Cisco WCS (Wireless Control System) works with lightweight WAPs. It can add Cisco’s patented location system to the wireless mix and accurate within 10 meters. WCS is a base\location software that run on Windows or Red Hat servers (which makes it more flexible).
Cisco 2700 location appliance adds historical reporting of location information.

To be continued

ONT – AutoQoS

April 12, 2010 Leave a comment

As I mentioned in my previous post, I’ve completed my QoS video series and summarize the QoS part of my studies with two posts: QoS over VPN and AutoQoS.

AutoQoS is an easier way to deploy QoS to your router without knowing everything about QoS. Once again I have flashbacks from the ISCW exam – when you hit the SDM part of the ISCW exam one of the options is AutoSecure. Like with AutoQoS, it is a feature that allow entry-level administrators to apply complex security options and does not require any command line or in-depth knowledge.

AutoQoS present two types of implementation:

  • VoIP – this is a predefined template for voice.
  • Enterprise – the router monitors the network for 3 days and prepare a recommended policy after categorizing the traffic.

When using AutoQoS, NBAR is a key component. On a production router it can be processor intensive and you should consider performance before you apply the command.

Another important configuration with major performance consideration is bandwidth per Interface. QoS templates depend on the configured bandwidth per Interface to perform, correct bandwidth configuration is critical!

These are the requirements for AutoQoS implementation:

  • Recent IOS (12.1\12.2 and later) – later IOS versions have better AutoQoS capabilities
  • CEF must be enabled (ip cef command on global config mode)
  • Bandwidth must be configured on the Interface
  • IP address must be assigned to the Interface
  • Interface must not be shutdown, that is not administratively shutdown.
    The Interface can be in up or down status.
    If the Interface is down the autoqos command will not show up

Implementation for each AutoQoS type is different.
VoIP uses the following command:

auto qos voip

The router will pause for 5-10 seconds to apply the list of commands, adding about 50 commands. Once the process complete the list of new commands can be viewed via show run.

Enterprise uses the following command:

auto discovery qos trust

After three days of monitoring the discovery process has enough data to build the list of commands.
The trust option on this command tell if the router should trust incoming marking.

The command show auto discovery qos has a great useful output that show the results of the collected data. This is like a live data feed you can use to understand what’s going on in your network.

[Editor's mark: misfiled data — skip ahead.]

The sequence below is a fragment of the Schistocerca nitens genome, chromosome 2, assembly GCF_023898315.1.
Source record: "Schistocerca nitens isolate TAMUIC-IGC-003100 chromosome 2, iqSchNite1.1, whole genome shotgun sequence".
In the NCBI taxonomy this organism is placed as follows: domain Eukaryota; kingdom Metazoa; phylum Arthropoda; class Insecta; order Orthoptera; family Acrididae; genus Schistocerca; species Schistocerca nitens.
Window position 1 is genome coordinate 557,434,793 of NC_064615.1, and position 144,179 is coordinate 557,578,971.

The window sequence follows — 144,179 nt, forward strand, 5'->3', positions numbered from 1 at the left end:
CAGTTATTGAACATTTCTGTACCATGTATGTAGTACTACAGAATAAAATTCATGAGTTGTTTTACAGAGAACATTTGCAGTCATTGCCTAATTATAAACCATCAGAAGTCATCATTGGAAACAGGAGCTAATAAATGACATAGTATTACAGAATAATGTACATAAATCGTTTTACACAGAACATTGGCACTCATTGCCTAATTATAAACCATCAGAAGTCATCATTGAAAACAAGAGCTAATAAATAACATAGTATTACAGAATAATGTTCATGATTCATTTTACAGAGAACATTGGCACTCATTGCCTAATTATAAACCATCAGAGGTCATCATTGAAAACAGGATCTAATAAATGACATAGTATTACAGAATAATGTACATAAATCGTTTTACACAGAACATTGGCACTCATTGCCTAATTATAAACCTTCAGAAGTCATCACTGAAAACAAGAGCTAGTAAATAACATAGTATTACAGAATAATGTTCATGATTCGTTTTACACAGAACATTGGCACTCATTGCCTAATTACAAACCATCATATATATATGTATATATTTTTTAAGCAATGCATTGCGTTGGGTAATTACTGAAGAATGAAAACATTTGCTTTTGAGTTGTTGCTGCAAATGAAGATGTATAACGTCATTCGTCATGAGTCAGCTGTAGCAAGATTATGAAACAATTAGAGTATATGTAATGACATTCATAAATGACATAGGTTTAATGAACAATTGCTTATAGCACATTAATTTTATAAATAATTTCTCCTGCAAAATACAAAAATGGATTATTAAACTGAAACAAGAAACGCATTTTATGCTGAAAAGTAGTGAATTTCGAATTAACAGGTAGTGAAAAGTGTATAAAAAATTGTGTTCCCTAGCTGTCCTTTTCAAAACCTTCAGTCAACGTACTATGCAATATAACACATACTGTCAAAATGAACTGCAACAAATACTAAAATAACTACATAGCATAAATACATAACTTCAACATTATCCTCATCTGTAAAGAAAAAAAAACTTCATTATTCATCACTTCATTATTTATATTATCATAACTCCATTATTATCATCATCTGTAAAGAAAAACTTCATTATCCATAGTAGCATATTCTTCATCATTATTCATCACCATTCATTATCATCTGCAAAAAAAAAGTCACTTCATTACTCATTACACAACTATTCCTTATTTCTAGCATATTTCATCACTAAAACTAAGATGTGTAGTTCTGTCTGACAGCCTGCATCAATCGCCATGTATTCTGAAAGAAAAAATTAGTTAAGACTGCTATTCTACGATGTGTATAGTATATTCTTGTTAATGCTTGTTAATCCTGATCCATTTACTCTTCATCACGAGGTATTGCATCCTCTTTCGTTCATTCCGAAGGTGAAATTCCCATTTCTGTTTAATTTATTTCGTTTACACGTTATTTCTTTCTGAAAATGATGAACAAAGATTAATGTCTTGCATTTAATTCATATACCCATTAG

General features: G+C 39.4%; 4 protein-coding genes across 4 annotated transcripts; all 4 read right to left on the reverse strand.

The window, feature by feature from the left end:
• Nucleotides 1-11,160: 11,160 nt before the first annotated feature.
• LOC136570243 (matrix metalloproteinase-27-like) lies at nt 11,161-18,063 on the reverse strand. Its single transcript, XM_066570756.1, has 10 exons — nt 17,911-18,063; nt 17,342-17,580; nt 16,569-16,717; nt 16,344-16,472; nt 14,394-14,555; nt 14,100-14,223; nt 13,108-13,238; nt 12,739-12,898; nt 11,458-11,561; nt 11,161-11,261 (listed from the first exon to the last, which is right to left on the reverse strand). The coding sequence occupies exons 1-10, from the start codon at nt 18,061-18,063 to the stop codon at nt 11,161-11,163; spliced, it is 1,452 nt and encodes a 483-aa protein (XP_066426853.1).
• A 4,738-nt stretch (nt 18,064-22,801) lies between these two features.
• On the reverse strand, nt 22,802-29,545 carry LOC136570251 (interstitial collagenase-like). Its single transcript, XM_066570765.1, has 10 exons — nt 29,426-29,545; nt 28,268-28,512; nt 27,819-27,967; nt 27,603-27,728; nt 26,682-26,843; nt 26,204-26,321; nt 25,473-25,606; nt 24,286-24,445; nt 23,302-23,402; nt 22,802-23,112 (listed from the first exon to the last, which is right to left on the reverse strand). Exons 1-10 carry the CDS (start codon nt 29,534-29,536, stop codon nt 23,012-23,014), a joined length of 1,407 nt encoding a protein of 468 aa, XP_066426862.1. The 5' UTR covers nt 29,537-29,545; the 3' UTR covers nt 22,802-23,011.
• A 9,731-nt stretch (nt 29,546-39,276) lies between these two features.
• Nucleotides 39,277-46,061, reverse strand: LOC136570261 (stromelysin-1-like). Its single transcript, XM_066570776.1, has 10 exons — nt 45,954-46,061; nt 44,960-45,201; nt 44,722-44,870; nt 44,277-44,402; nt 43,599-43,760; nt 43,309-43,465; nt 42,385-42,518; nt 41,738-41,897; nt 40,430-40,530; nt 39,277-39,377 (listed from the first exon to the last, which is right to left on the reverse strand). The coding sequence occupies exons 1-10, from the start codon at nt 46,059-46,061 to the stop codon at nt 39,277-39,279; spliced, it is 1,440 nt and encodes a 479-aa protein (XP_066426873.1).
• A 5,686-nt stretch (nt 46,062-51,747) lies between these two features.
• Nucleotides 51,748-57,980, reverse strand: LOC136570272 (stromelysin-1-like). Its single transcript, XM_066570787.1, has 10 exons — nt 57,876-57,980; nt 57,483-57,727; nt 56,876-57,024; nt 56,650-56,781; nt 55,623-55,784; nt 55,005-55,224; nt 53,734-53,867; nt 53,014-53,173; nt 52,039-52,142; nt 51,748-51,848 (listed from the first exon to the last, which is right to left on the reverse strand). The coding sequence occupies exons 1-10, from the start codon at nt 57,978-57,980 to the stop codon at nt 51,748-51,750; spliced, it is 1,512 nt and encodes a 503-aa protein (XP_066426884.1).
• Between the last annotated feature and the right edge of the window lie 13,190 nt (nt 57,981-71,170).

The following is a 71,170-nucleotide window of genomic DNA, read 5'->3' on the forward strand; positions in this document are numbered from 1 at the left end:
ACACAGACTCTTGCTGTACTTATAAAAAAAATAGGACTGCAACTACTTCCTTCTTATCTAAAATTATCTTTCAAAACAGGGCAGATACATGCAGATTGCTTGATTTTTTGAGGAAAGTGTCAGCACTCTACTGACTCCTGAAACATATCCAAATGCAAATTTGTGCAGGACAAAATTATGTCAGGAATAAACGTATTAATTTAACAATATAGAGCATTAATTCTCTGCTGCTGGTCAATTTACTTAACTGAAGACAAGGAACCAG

This post conclude the QoS topic of ONT. There are many more details in the book that I did not post here but you should not skip any of them. I’m now moving on to the third and last exam topic: Wireless. Access Points are not as new to me as QoS and they relate to some of my past security related experience so I expect some fun for a change 🙂

OTN – QoS over VPN

April 12, 2010 1 comment

I’ve completed my QoS video series and want to summarize the QoS part of my studies with two posts: QoS over VPN and AutoQoS.

If you work with VPNs or passed the ISCW exam you know that today’s networks use VPN more than ever as a major tool. It is not a last resort solution but an acceptable option for many organizations.

The first question we have to ask is: Can QoS work over VPN?

The short answer is no. The internet is not controllable enough to guarantee bandwidth or pass information (marking) between routers. When the marked packet leave your network you cannot control where it will be routed, which networks it will pass and obviously ISP, other than your own will not look at your QoS requirements.

The longer and more complex answer is no, it is not possible to guarantee QoS over the internet UNLESS your ISP carry the traffic point-to-point. In today’s world it would work even if you cross ISPs if they share QoS information (like the airline code sharing that get you miles flying other carriers).

Pre-Classify – when a packet is sent over a VPN tunnel it will first be processed by the VPN process, which hide the details of the header but keep marking if available.

The next step is pre classify command, the QoS process determines which header you use for classification – this can be a problem. Since the VPN encrypted the data (like ports or IPs) it cannot sort traffic by type.
This is a major limitation of QoS over VPN (but hey, we can’t be too greedy!).

The other side of the tunnel accept the encrypted packet and process it. The command for pre classify reverse the process so the router can see the hidden details.

This command can be applied on the tunnel interface or via crypto-map.

Though limited and not as powerful as normal QoS, we can keep some QoS information and pass it across VPN tunnels. It is not a perfect solution and as VPNs take bigger part of the network the solutions will improve but it is better than nothing and can save some of the processing resources that would be required if we do not use any QoS method over the VPN.